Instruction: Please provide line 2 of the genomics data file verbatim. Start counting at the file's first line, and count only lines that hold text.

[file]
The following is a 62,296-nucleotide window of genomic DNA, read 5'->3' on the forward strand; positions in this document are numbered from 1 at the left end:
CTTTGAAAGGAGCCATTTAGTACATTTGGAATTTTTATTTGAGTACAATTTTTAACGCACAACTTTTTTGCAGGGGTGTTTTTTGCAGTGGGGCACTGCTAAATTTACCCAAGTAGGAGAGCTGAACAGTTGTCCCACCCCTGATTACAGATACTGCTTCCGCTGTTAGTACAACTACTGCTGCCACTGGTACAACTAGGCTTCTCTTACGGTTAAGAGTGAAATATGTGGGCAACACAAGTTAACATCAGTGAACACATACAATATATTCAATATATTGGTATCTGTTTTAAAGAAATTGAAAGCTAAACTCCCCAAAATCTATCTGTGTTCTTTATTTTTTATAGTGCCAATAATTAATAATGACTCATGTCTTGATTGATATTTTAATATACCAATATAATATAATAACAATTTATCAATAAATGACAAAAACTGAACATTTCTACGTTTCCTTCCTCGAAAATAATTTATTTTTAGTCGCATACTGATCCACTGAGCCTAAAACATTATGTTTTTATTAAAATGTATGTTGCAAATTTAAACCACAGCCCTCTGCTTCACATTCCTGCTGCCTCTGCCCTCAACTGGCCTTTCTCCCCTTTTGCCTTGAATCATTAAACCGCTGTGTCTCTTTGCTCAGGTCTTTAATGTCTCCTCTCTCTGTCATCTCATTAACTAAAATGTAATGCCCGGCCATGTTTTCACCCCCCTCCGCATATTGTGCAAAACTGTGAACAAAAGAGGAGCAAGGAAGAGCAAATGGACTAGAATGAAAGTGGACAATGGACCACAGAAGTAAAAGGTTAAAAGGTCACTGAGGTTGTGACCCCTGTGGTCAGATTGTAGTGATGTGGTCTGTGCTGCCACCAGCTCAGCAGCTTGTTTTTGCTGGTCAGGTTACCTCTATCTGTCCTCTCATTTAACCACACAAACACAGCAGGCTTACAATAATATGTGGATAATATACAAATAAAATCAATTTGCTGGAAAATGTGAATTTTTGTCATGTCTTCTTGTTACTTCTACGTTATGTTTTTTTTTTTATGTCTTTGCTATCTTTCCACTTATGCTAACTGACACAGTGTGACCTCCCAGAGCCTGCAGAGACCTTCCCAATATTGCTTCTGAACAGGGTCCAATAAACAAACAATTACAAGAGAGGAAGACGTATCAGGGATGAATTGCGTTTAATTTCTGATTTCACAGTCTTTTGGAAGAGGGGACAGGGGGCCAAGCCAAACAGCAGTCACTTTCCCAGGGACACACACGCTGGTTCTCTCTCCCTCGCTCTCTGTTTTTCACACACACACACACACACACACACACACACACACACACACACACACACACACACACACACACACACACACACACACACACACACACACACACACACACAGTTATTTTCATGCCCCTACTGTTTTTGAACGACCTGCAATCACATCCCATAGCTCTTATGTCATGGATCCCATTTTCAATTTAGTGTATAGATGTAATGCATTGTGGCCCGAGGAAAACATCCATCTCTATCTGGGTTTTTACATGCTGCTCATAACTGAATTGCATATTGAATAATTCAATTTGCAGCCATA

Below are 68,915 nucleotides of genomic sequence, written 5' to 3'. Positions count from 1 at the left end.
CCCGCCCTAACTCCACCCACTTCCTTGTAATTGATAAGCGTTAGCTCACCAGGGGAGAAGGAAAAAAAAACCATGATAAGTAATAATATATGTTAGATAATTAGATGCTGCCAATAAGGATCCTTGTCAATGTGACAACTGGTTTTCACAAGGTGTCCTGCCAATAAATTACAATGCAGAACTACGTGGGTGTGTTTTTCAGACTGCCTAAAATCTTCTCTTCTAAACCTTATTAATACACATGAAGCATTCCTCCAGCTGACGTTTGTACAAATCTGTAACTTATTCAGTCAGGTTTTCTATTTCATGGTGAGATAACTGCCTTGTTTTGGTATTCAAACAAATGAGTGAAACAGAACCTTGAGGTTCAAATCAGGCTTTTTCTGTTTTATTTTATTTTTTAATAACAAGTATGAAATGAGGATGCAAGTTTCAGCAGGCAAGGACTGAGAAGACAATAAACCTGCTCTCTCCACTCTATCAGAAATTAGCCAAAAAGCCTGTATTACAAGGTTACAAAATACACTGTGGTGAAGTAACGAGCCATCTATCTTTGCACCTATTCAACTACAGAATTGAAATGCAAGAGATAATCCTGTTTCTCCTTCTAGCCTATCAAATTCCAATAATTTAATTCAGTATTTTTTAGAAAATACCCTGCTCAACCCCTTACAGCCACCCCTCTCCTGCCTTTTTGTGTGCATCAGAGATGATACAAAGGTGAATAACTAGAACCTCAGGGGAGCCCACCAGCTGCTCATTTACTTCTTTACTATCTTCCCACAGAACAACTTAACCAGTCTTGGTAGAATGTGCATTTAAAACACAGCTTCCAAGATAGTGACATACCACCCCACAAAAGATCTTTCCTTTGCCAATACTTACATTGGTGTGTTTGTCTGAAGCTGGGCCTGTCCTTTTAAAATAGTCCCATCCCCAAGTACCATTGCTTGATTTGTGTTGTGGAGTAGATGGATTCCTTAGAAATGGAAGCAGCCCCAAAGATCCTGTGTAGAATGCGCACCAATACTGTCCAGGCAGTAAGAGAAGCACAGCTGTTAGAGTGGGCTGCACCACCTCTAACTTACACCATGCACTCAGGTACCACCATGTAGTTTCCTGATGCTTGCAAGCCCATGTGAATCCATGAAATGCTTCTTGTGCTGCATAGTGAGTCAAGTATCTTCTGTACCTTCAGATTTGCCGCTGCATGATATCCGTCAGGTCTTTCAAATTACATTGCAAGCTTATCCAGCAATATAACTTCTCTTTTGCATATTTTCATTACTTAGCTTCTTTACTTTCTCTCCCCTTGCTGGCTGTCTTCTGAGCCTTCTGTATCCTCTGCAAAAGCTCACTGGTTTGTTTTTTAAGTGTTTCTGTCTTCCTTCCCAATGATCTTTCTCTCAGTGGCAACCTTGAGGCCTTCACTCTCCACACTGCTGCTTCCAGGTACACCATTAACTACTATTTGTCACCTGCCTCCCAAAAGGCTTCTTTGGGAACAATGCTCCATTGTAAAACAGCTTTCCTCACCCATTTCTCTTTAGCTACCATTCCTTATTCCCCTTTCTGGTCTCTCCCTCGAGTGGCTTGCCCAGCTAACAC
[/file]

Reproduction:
CTTTGAAAGGAGCCATTTAGTACATTTGGAATTTTTATTTGAGTACAATTTTTAACGCACAACTTTTTTGCAGGGGTGTTTTTTGCAGTGGGGCACTGCTAAATTTACCCAAGTAGGAGAGCTGAACAGTTGTCCCACCCCTGATTACAGATACTGCTTCCGCTGTTAGTACAACTACTGCTGCCACTGGTACAACTAGGCTTCTCTTACGGTTAAGAGTGAAATATGTGGGCAACACAAGTTAACATCAGTGAACACATACAATATATTCAATATATTGGTATCTGTTTTAAAGAAATTGAAAGCTAAACTCCCCAAAATCTATCTGTGTTCTTTATTTTTTATAGTGCCAATAATTAATAATGACTCATGTCTTGATTGATATTTTAATATACCAATATAATATAATAACAATTTATCAATAAATGACAAAAACTGAACATTTCTACGTTTCCTTCCTCGAAAATAATTTATTTTTAGTCGCATACTGATCCACTGAGCCTAAAACATTATGTTTTTATTAAAATGTATGTTGCAAATTTAAACCACAGCCCTCTGCTTCACATTCCTGCTGCCTCTGCCCTCAACTGGCCTTTCTCCCCTTTTGCCTTGAATCATTAAACCGCTGTGTCTCTTTGCTCAGGTCTTTAATGTCTCCTCTCTCTGTCATCTCATTAACTAAAATGTAATGCCCGGCCATGTTTTCACCCCCCTCCGCATATTGTGCAAAACTGTGAACAAAAGAGGAGCAAGGAAGAGCAAATGGACTAGAATGAAAGTGGACAATGGACCACAGAAGTAAAAGGTTAAAAGGTCACTGAGGTTGTGACCCCTGTGGTCAGATTGTAGTGATGTGGTCTGTGCTGCCACCAGCTCAGCAGCTTGTTTTTGCTGGTCAGGTTACCTCTATCTGTCCTCTCATTTAACCACACAAACACAGCAGGCTTACAATAATATGTGGATAATATACAAATAAAATCAATTTGCTGGAAAATGTGAATTTTTGTCATGTCTTCTTGTTACTTCTACGTTATGTTTTTTTTTTTATGTCTTTGCTATCTTTCCACTTATGCTAACTGACACAGTGTGACCTCCCAGAGCCTGCAGAGACCTTCCCAATATTGCTTCTGAACAGGGTCCAATAAACAAACAATTACAAGAGAGGAAGACGTATCAGGGATGAATTGCGTTTAATTTCTGATTTCACAGTCTTTTGGAAGAGGGGACAGGGGGCCAAGCCAAACAGCAGTCACTTTCCCAGGGACACACACGCTGGTTCTCTCTCCCTCGCTCTCTGTTTTTCACACACACACACACACACACACACACACACACACACACACACACACACACACACACACACACACACACACACACACACACACACACACACACACACACAGTTATTTTCATGCCCCTACTGTTTTTGAACGACCTGCAATCACATCCCATAGCTCTTATGTCATGGATCCCATTTTCAATTTAGTGTATAGATGTAATGCATTGTGGCCCGAGGAAAACATCCATCTCTATCTGGGTTTTTACATGCTGCTCATAACTGAATTGCATATTGAATAATTCAATTTGCAGCCATA